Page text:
Bachet's Problem and its GeneralizationsSpeaker: Edwin O'Shea (UCC)
Date: Mon 8th November 2010
Location: Mathematical Sciences Seminar Room
A problem that enjoys an enduring popularity asks: "what is the least number of pound weights that can be used on a scale pan to weigh any integral number of pounds from 1 to 40 inclusive, if the weights can be placed in either of the scale pans?" W.W. Rouse Ball attributes the first recording of this problem to Bachet in the early 17th century, calling it "Bachet's Weights Problem". However, Bachet's problem stretches all the way back to Fibonacci in 1202, making it a viable candidate for the first problem in the thoroughly modern & active area of partitions of integers. By the way, the unique solution is given by the partition 40 = 1 + 3 + 9 + 27. Remarkably, given the age of Bachet's problem, an elegant and succinct solution to this problem when we replace 40 with any integer has only come to light in the last 15 years: the partitions are understood in terms of lattice points in polyhedra and counted via ternary partitions. We hope to provide a survey of this and other generalizations of the problem, including one by MacMahon from the 19th century and current work on an "error correcting" generalization due to the speaker and Jorge Bruno.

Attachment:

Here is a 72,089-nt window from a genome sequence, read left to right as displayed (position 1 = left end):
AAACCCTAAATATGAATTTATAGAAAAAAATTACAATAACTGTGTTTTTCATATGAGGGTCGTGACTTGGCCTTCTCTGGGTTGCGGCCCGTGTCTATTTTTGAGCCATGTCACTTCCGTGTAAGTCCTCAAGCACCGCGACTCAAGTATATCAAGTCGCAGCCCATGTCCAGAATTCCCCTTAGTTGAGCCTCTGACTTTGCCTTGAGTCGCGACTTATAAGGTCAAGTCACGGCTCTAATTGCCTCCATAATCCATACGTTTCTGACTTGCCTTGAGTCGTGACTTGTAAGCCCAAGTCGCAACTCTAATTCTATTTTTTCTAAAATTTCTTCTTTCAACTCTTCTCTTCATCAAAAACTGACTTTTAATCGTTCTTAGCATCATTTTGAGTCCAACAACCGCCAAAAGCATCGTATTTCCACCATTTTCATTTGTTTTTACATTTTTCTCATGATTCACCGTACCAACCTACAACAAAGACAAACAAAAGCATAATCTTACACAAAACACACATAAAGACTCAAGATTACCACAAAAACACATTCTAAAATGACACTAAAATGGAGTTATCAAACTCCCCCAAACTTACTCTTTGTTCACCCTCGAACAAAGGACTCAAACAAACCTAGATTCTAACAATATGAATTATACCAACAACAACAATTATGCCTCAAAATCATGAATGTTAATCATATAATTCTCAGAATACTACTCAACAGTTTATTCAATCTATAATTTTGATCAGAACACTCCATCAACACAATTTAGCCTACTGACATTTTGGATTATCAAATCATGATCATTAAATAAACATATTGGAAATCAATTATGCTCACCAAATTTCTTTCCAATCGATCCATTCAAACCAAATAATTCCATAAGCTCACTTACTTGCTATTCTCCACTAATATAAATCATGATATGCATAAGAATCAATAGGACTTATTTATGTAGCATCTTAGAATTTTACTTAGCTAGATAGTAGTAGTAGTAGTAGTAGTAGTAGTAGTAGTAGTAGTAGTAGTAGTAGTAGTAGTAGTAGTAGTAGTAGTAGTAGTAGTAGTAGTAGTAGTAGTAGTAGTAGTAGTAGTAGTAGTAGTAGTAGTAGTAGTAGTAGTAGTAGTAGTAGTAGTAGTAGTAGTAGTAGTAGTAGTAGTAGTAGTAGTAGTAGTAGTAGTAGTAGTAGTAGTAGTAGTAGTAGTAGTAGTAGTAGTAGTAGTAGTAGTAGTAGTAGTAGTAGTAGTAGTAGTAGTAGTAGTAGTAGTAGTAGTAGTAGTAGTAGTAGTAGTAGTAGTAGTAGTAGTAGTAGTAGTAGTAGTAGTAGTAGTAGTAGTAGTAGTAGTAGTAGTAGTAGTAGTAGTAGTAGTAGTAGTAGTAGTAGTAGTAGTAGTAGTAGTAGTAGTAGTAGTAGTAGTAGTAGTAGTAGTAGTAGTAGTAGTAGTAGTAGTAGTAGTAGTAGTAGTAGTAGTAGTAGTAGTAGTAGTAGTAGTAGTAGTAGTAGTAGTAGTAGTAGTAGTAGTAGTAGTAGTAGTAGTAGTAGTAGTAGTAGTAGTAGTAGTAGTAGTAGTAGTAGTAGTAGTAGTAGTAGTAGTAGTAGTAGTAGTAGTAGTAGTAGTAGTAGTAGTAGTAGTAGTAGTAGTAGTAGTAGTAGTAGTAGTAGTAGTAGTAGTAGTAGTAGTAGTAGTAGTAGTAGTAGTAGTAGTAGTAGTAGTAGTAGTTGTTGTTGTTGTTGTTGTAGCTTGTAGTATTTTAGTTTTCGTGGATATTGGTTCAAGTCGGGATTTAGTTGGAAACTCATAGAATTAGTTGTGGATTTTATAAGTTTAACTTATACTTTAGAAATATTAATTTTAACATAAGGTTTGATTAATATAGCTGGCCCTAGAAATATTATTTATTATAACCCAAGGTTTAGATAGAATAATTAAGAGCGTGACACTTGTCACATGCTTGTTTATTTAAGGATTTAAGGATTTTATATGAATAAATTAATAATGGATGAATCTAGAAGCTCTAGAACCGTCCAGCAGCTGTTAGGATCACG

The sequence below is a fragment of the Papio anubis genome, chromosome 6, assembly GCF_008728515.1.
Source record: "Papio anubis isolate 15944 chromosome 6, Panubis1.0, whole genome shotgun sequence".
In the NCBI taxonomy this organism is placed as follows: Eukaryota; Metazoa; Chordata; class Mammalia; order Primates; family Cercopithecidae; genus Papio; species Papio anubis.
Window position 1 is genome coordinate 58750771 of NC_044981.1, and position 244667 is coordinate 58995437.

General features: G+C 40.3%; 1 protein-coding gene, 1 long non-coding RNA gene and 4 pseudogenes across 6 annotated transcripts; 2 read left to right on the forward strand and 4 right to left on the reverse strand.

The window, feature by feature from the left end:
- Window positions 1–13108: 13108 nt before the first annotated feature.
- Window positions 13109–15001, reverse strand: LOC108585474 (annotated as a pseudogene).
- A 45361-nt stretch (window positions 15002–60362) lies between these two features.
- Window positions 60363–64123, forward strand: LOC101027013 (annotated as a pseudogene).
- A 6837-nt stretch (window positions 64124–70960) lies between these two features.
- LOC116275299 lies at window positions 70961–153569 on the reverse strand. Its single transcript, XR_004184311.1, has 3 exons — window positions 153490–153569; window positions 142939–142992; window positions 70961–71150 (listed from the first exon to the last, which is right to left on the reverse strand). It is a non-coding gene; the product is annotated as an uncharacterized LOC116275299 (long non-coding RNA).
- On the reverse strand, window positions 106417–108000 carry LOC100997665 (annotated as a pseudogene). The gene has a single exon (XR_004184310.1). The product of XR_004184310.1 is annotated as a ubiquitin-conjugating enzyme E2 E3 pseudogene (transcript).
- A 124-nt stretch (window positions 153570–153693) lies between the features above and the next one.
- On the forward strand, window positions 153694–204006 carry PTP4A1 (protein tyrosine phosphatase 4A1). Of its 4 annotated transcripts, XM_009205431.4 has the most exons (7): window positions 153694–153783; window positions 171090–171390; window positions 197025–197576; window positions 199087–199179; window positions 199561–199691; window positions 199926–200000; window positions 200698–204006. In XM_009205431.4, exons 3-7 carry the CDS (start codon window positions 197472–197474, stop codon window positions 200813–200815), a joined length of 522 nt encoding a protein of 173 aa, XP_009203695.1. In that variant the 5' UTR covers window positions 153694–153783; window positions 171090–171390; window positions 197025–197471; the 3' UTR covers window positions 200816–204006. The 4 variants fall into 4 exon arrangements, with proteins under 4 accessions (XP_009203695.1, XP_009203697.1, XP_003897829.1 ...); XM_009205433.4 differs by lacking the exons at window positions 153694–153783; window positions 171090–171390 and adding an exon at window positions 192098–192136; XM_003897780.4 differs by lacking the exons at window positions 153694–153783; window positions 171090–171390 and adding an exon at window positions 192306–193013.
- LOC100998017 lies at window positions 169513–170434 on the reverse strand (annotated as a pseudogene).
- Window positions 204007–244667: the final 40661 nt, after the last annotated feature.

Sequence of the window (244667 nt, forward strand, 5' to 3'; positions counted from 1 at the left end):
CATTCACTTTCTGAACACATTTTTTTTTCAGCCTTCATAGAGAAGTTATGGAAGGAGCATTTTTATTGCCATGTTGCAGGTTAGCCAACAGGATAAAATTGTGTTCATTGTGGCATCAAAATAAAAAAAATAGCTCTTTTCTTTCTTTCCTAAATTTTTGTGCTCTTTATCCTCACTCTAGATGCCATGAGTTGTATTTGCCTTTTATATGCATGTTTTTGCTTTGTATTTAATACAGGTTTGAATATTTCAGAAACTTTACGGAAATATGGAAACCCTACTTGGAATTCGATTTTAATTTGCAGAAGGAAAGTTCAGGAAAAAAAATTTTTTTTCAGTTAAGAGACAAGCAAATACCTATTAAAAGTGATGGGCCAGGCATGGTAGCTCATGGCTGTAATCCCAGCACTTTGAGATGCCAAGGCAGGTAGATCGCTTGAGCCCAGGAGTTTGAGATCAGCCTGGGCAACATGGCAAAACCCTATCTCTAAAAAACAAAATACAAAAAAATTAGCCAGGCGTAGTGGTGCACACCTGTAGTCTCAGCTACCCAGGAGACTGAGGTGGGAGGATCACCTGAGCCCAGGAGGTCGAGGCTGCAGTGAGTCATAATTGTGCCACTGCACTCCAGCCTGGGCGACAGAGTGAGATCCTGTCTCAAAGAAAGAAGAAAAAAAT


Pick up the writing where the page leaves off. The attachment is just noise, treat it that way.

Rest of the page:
(This talk is part of the Algebra/Claude Shannon Institute series.)